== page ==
None of this detracts from the fact that there is an economic case for greenhouse gas emission reduction. We cannot be certain that greenhouse gas emissions do not cause climate change. We cannot be certain that climate change is harmless. In fact, most evidence points in the opposite direction. Although economic analyses have yet to reach any robust conclusion for climate policy in the medium- to long-term, the recommendations for the short-term are widely shared among economists: We should start with emission reduction now, while simultaneously developing the institutions and technologies in case we would need deeper emission cuts later.

    Overly ambitious emission reduction in the short run, as embraced by the European Union and the United Kingdom, is needlessly expensive. It is also divisive, particularly when based on flawed analysis like that in the Stern Review. It will take a century to solve the climate problem. Most economic studies conclude that it is best to start with modest emission reduction, and accelerate the stringency of climate policy over time. For that, public policy will need to pull into the same direction over 20 or more electoral cycles. If the case for climate policy is exaggerated, the backlash will come, sooner or later. The Stern Review was a tactical masterstroke, but it will likely prove to be a strategic blunder. Its academic value is zero.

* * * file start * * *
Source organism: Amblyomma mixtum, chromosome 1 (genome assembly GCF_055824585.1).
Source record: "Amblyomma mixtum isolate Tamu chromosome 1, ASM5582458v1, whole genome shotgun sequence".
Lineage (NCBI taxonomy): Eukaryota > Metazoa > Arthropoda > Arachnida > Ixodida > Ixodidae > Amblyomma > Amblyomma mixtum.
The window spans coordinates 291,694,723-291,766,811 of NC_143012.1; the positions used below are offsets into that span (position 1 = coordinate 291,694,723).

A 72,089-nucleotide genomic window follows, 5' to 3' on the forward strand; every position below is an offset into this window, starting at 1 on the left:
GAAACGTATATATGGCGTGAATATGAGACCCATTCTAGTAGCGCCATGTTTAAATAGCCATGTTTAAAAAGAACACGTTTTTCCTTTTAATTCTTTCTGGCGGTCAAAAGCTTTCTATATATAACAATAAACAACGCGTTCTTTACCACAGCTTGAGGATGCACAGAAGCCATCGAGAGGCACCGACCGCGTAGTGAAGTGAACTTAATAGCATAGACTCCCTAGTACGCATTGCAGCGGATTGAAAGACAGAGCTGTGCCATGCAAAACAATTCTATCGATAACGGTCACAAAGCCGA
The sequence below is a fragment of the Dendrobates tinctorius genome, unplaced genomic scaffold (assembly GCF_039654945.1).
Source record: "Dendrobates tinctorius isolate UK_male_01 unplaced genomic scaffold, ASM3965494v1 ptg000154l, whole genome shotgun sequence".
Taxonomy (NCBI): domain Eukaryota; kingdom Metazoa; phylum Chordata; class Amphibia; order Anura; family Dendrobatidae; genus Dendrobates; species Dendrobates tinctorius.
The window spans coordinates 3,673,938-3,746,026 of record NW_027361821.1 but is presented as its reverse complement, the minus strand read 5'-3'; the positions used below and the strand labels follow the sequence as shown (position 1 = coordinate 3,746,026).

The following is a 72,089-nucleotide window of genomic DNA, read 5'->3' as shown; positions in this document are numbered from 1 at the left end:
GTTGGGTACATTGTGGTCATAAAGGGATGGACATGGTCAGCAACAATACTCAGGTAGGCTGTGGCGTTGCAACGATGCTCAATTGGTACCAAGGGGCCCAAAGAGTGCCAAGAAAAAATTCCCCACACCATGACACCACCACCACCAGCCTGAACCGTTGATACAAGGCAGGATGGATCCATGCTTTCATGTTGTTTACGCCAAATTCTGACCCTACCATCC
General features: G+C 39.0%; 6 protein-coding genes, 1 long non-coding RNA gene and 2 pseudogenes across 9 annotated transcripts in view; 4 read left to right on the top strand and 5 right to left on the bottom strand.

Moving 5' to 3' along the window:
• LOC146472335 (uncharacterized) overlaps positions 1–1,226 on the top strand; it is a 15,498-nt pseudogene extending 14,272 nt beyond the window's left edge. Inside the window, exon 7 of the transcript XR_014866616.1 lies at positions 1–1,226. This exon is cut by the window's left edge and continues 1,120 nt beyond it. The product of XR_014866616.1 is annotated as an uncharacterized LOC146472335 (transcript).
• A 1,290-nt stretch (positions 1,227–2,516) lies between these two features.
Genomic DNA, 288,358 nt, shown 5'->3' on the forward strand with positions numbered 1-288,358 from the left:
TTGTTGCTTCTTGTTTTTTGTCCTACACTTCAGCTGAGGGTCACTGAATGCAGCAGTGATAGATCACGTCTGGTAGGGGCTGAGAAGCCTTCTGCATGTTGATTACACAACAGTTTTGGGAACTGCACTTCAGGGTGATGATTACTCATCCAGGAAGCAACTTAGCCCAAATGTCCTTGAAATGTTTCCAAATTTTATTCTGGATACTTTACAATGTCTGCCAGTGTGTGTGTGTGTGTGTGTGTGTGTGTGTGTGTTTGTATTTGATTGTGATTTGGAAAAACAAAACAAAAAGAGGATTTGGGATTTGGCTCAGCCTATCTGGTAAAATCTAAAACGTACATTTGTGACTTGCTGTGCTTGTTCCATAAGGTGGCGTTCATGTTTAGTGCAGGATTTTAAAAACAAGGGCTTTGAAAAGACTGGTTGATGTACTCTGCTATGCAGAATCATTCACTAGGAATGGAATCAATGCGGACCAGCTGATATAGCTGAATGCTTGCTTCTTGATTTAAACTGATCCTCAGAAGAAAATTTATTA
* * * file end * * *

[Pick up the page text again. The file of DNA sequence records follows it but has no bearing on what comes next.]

Professor Dr Richard S.J. Tol MEA

    University of Sussex

    Vrije Universiteit Amsterdam5 What Is Wrong With Stern?


    Government plans to combat man-made global warming are perhaps the most costly programme since the introduction of the Welfare State – over £17,000 per household.1 Yet, despite widespread academic criticism they have not received the scrutiny they merit from Parliament, media or public.